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Don’t Eat Ice Cream When Managing

Posted by: csjacobs | Posted on: March 16 , 2013 | Category: BusinessPerformance Improvement

Neuroscience is producing some stunning discoveries. But given the four part Latinate terms used to describe areas of the brain, the over fifty neurotransmitters that have been identified, and the unimaginable complexity of neural networks created by forty quadrillion connections, the practical applications of the discoveries are not always clear.

So it's refreshing when neuroscience presents us with a simple, easy to understand finding, like the fact that people eat more ice cream in crowds. It may seem like this would only be of interest to those trying to control their caloric intact, but like so many other seemingly trivial discoveries about how the brain works, there is more here than meets the eye.

Since our conscious minds are very limited and can really only deal with one thing at a time, most of our mental processing is unconscious.. The one thing we deal with can be the stimulation of a crowd of people or the conscious effort to discipline ourselves and not eat more ice cream than we should.

When we try to process more than one stream at a time, we experience cognitive overload. We jump back and forth, with processing gaps in either stream. We lose the ability to discipline ourselves and eat more ice cream than we should. Or in one famous experiment, we become so focused on counting passes in a basketball game that we don't notice the gorilla walking across the court.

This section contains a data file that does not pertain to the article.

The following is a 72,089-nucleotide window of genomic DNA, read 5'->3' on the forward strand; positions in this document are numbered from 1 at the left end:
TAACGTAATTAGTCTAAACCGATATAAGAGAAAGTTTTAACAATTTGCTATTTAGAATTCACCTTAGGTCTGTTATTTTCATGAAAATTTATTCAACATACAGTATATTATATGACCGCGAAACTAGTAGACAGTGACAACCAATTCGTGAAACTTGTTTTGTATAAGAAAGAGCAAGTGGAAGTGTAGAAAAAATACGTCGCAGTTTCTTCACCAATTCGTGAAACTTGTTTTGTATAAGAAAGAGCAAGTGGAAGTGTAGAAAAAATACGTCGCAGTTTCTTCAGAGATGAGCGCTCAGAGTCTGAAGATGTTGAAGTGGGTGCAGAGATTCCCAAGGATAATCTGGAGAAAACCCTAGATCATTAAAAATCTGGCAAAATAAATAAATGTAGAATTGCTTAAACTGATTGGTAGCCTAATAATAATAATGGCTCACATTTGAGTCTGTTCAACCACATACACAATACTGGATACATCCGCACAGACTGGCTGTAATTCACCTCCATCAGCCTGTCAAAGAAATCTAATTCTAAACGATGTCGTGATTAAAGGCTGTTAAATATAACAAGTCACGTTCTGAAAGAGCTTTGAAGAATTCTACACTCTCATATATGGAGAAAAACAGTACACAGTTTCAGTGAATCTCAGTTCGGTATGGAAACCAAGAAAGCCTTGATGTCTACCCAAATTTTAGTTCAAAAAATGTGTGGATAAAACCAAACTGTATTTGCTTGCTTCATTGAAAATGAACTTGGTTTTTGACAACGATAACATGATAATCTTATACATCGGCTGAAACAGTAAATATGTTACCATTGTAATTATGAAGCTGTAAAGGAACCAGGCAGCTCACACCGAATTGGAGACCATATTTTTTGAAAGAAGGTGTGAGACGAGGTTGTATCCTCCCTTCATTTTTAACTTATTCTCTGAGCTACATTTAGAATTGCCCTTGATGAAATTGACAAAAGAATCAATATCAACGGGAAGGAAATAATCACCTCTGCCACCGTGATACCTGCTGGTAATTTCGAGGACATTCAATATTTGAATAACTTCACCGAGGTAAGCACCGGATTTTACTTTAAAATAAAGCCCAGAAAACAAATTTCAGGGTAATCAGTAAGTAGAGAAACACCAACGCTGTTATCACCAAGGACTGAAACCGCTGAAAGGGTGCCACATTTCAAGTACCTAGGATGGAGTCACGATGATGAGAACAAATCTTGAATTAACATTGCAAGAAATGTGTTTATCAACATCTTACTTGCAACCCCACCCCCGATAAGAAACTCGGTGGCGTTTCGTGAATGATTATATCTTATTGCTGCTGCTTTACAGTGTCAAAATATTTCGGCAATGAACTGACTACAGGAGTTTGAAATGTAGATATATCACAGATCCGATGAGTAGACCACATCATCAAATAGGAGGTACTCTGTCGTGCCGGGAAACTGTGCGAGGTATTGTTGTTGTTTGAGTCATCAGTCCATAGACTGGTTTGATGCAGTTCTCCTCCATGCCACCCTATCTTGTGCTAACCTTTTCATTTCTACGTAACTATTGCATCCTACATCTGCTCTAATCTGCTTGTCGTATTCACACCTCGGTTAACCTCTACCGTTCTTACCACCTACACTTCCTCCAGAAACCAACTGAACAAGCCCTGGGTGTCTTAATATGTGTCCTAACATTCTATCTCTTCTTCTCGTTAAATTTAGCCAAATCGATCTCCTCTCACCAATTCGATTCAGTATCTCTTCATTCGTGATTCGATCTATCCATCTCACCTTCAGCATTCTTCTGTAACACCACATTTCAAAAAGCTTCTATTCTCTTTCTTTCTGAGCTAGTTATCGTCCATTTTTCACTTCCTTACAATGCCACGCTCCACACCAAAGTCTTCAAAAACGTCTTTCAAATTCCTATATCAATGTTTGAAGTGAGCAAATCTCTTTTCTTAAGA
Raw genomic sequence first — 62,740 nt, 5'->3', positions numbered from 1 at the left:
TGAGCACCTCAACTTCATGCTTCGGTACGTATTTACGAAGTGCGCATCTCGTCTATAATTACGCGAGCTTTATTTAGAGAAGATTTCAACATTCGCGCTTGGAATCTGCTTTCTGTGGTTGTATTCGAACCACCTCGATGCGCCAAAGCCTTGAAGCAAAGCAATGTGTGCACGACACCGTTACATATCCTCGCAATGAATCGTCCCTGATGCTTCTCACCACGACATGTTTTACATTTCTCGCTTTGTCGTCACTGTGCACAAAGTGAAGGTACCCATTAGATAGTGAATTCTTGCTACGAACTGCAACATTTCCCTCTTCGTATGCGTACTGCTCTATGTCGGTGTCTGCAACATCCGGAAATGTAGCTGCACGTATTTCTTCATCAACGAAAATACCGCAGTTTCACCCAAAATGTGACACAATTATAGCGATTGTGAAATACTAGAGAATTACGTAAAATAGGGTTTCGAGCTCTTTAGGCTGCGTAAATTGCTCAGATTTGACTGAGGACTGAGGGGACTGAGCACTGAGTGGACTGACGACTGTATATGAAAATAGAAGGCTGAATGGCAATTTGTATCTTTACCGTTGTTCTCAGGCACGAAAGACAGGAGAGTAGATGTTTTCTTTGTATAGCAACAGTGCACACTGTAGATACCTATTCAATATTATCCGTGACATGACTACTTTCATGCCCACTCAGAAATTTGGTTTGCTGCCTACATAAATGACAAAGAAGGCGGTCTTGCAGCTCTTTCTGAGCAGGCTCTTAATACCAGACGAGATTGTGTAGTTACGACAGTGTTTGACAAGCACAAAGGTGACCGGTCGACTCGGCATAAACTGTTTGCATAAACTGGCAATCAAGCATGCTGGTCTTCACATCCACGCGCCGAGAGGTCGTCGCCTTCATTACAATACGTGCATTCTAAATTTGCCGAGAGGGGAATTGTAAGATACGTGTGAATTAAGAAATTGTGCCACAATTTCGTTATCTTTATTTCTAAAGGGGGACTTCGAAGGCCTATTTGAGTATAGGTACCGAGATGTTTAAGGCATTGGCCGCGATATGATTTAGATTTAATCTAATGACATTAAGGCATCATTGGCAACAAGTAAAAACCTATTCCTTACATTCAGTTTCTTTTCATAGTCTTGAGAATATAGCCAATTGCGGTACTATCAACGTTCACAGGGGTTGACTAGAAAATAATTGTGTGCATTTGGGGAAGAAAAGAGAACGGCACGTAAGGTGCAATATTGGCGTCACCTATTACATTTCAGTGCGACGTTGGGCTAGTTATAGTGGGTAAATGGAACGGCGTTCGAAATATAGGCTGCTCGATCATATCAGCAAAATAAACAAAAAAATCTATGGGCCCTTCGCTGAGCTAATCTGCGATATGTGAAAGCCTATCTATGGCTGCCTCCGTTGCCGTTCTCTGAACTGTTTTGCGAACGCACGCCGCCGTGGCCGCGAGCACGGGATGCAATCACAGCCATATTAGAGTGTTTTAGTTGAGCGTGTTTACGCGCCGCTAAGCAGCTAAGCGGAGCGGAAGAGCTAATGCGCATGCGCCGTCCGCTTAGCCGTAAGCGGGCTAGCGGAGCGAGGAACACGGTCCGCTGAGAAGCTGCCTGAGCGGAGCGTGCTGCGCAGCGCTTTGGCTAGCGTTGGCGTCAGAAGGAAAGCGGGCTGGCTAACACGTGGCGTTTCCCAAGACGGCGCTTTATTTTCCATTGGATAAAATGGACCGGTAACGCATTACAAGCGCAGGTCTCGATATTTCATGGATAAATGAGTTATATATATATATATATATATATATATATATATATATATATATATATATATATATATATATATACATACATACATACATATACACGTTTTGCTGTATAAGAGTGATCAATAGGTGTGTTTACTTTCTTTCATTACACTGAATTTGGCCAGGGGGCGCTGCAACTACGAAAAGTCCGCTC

In our role as managers, our one track minds are only capable of attending to ourselves or empathizing with our employees. So to ensure our communication is received, we need to first focus on what we want to say, and then focus on how to say it so that our employees actually hear it.

This means crafting and communicating a very simple message. Rather than asking people to focus on eight or ten objectives, we'd be better off with two or three.  And we should do everything we can to eliminate distractions. When people are worried about their jobs or entertaining themselves with the latest corporate intrigues, they're not focusing on what's important to the business.

When we have a simple message repeatedly reinforced,  it becomes built into the way people operate. Then the conscious mind can be freed up to appreciate that ice cream in moderation.

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